This species has UV fluorescence! [link]
The most commonly encountered harvestmen along local trails tend to be members of families with unreasonably slender legs and the ability to arouse unruly thoughts in hoppy little animals. Striding over bark and shrubbery with an irksome bouncy gait, the pill-bodied arachnids are live wires of distraction that attempt to hypnotise unwanted observers by bobbing up and down with frustrating energy.
Some families, however, defy the daddy-long-legged reputation of their order. Opilionids in the suborder Cyphophthalmi are stout-bodied animals that resemble armoured and overgrown mites. Similar in superficial build are the oncopodids (Greek for 'swollen legs') in the suborder Laniatores. Living on soil or deadwood under unsightly layers of leaf litter, these brownish harvestmen are usually encountered in random nocturnal surveys of the forest floor. This stout beast, which appears to match one identified by Murphy (plate 2.1) as Oncopus feae, has turned up more than once in recent attempts to corner more brilliant creatures.
Besides a set of shortish legs, oncopodids are distinguished by their bodies which lack spines and tubercles and a bridge that links the prosomal and opisthosomal segments. Arachnologists who specialise in these harvestmen also exhibit an unhealthy fascination for the male private parts, erecting phylogenetic trees that focus almost entirely on the highly diverse penis morphology of the family. The revered organ has a not unfamiliar design, having a long shaft or corpus and a rounded tip called the glans. Haemolymph pressure applied by aroused males causes stiffening, thus allowing insemination. (Laboratory workers, having no consensual means of fanning the passions of captive harvestmen, employ hot lactic acid to expand the organs of unfortunate males.) Turgid, the glans of oncopodids display a torrid assembly of styli and glandular modifications that make the penes resemble the heads of oriental dragons or the business end of baroque sandworms.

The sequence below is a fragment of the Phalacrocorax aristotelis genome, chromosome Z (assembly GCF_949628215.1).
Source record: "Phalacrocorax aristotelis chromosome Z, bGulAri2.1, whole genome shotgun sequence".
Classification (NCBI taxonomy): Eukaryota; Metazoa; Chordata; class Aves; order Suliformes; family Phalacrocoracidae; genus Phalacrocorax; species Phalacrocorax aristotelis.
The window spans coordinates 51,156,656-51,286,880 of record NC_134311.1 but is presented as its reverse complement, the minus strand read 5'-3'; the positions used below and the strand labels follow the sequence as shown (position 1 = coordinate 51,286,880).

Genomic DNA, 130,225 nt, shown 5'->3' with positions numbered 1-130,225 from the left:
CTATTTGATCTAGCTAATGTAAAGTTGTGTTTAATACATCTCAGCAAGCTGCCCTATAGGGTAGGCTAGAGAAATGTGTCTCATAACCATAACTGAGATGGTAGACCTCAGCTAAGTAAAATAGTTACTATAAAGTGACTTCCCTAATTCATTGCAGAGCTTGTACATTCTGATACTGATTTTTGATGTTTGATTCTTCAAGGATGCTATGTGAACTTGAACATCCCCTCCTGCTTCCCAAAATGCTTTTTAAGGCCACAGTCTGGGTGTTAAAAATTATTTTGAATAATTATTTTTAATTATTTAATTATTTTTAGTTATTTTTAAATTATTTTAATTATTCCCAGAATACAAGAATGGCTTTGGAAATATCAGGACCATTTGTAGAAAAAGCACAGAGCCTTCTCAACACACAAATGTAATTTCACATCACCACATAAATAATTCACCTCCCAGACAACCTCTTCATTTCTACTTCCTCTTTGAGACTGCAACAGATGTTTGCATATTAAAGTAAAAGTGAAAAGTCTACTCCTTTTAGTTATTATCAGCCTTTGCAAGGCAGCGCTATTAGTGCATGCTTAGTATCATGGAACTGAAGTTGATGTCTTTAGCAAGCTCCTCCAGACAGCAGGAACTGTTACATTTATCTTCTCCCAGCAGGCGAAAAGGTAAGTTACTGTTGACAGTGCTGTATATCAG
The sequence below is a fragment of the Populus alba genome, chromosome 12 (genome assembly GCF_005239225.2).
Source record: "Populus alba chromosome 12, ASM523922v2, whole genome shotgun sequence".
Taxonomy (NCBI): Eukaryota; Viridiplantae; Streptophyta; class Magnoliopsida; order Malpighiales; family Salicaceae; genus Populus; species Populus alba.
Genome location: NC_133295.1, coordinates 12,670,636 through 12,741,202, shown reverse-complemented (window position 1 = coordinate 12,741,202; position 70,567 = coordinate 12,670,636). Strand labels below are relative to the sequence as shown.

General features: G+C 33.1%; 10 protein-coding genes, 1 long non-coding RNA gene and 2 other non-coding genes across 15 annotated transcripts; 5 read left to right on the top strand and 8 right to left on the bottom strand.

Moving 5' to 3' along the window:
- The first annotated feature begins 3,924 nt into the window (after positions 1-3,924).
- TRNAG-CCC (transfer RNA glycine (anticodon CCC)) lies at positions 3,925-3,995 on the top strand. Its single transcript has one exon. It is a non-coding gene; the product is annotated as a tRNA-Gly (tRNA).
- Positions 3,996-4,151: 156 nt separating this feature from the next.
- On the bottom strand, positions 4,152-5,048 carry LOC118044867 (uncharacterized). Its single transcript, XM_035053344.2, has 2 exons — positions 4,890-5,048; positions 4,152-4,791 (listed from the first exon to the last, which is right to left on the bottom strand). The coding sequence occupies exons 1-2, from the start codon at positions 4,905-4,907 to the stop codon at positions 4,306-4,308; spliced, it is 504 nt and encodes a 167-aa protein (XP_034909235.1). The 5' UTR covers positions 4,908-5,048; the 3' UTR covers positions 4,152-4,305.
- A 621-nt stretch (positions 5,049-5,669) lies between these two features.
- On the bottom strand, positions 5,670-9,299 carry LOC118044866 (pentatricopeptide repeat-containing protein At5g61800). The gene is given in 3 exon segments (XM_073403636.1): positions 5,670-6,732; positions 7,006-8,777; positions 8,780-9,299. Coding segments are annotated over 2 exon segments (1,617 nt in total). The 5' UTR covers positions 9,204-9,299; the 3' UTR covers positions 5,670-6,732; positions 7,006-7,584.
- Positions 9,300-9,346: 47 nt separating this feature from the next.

Elsewhere, other researchers have posited a redesignation of the family and the genus Oncopus, as the name had been earlier applied to a group of geometrid moths. Sandokan and Sandokanidae are the proposed replacements by authors enarmoured with pirate romances from the swashbuckling era of precolonial Borneo. It's a dubious honour for a buccaneer of fictional repute to have his name bestowed on a lowly hunter. For save perhaps a wench-winning toolbox, the two have little in common, with one defending himself with parries and thrusts while the other resorts to vile secretions from pale glands evident at the base of the fourth pair of awkward, knobbly legs.